Politicians have conveniently portrayed the International Monetary Fund (IMF) as either a devil agency or a saviour. They have done an excellent job demonizing the IMF. Many have come to view this agency as a plague that all governments must avoid. Ironically, these very same politicians, when it suits them, quote the IMF as an unchallengeable authority on matters on the economy. Consider the following recent utterances by Saint Lucia’s incumbents: Our government has avoided the jaws of the IMF; the IMF has said our economy is recovering.
See what I mean? All IMF-member countries have agreed to subject their economic and financial policies to the scrutiny of the international community. It acts as a surveillance agency of economies with regular visits to member countries in pursuit of an assessment called the Article IV Report. Its main objective is to identify weaknesses that are causing, or could lead to, economic instability. The visitors provide what they consider appropriate policy prescriptions.
So wha’ wrong with dat? Most governments will go out of their way to avoid scrutiny. They prefer to operate in secrecy which permits them to report as suits, when it suits them. So much for transparency and accountability. It comes as no surprise, therefore, that the IMF is considered the enemy—replete with iron-toothed jaws, steel claws, and a killer big club in its back pocket.
But wait. One would think that Kenny Anthony was speaking of a different IMF when he quoted from its latest economic assessment on Saint Lucia at the Labour Party’s public rally on 23 November. Like a drowning man being rescued by his worst enemy, the party leader and prime minister exclaimed, with undisguised joy, that according to the latest IMF assessment things are now starting to get better in Saint Lucia. The ugly IMF that he had sworn to avoid suddenly had metamorphosed into a saviour; bearer of the wonderful news that the long promised “better days” had at long last dawned.
Of course it suited the prime minister not to address our increasing debt levels, our record-high unemployment, the Citizen by Investment Programme, and other grave concerns underscored in the IMF report.
It was only three months ago that the prime minister had declared Saint Lucia’s economy on the way to recovery after three years of contraction. He correctly admitted the economy had experienced negative growth since his re-entering office in late 2011. Buoyed now by the recent IMF report he forgot all he said before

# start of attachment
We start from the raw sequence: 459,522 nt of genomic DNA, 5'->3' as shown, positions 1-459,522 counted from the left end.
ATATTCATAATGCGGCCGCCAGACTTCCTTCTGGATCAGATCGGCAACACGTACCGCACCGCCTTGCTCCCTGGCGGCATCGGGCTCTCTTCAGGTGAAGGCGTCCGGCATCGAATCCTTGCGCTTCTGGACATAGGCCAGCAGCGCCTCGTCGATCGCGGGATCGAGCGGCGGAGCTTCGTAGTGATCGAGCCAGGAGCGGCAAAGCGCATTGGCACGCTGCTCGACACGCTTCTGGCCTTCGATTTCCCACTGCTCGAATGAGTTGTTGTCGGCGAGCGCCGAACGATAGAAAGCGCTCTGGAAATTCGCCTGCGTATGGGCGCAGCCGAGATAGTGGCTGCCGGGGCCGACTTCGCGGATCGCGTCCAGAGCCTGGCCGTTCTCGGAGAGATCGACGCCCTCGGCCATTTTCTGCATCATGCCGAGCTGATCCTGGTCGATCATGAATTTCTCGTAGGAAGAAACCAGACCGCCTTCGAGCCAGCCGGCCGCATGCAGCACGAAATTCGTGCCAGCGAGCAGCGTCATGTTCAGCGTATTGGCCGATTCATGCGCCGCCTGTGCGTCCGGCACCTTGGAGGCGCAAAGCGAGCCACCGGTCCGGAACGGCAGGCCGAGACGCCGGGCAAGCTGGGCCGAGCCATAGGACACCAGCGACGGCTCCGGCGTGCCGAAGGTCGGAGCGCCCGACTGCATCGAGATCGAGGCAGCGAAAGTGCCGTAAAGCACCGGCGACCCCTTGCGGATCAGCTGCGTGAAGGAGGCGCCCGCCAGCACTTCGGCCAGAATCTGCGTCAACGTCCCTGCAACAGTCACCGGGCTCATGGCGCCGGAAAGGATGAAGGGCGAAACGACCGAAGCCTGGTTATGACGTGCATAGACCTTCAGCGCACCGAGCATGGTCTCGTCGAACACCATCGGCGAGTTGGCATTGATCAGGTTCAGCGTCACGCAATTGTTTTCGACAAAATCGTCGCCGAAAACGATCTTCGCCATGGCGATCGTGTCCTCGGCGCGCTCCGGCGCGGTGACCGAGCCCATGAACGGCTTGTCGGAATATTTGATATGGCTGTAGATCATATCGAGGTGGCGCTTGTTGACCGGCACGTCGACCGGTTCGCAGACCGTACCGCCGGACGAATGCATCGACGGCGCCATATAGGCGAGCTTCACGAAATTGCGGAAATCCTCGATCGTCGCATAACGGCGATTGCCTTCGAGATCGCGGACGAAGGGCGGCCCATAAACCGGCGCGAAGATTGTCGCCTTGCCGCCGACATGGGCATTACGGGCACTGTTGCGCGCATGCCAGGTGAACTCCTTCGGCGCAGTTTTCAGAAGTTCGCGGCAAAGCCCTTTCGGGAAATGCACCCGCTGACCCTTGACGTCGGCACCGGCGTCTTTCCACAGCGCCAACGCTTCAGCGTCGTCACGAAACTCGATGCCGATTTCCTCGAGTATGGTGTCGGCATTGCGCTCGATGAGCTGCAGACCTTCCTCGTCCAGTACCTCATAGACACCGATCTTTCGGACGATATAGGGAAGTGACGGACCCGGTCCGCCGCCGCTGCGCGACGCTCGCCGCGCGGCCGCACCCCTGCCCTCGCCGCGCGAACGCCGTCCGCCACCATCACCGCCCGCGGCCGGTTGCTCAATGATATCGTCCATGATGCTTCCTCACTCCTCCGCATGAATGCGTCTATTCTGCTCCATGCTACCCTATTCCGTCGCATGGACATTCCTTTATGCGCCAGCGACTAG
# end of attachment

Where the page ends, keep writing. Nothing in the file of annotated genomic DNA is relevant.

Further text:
about the comatose economy. Who knew the protean IMF could cause selective amnesia?
For the most part, Article IV tends not to delve into specific government programmes but it does highlight issues seriously affecting the economy, too often in arcane language. For instance: the IMF reported that the growing unemployment crisis in Saint Lucia is ‘mostly structural’. What this means is that people are unable to find jobs because they lack the required skills. Recently the prime minister revealed that 73 percent of Saint Lucia’s workforce cannot access available jobs. He made this sound as if the unemployable were alone to blame for their predicament. The latest IMF report (and previous Article IV reports on Saint Lucia) calls for the education system to be rationalized and to re-focus on addressing labour skills mismatches.
Meanwhile in Saint Lucia, laptop grants to one grade of high school student (instead of efficient computer labs at all schools) seem to be the crowning achievement of the minister of education. It is also disturbing that even after admitting the National Initiative for the Creation of Employment (NICE) programme creates artificial jobs—meaning that these jobs are not generated by the productive or private sector—the prime minster has spent close to $100 million so far on that programme. So much for the government’s boast about ‘job creation’ when the achievement is altogether artificial.
The prime minister’s new BFF also informed him that the public debt remains at ‘significantly high levels’ and the artificial fiscal surplus (due to low implementation of infrastructural projects, hence, the under-spending) will not prevent our public debt from continuing to rise. Saint Lucia invites disaster, with a public debt that is 80 percent of GDP and climbing.
In other words, our public debt represents $800,000 out of every $1,000,000 of local economic activity. This is above international standards, according to the IMF. In fact, our debt is moving in the opposite direction of the Eastern Caribbean Currency Union’s (ECCU’s) 60 percent prudential target. In all areas our economy is moving in reverse.
PM Anthony must understand that the first rule to becoming a friend of the IMF is that nothing is secret. It expects transparency and openness with the good, the bad, and the ugly. There is nothing that the IMF reports on a country that is not already known by respective governments. They are quite aware of the issues and often the corrective measures to address them. The IMF basically advises them to do what they know needs to be done.
Governments hate these corrective recommendations because they tend to interrupt their political agendas. They bring the hidden truths to light. They belittle government authority, and crush inflated egos.
So was the good news from the IMF really good news? Was it a bitter pill purposefully honey-coated? The PM was right all along when he declared Saint Lucia’s economy has declined in the last three years. He was reporting figures from our Economic and Social Review. What he may not have realized is that the IMF’s good news was based on inflated figures, as clearly noted in its report. Did the PM con himself? Despite contrary declarations by unconscionable politicians, the IMF does not engage in unprofessional behaviour!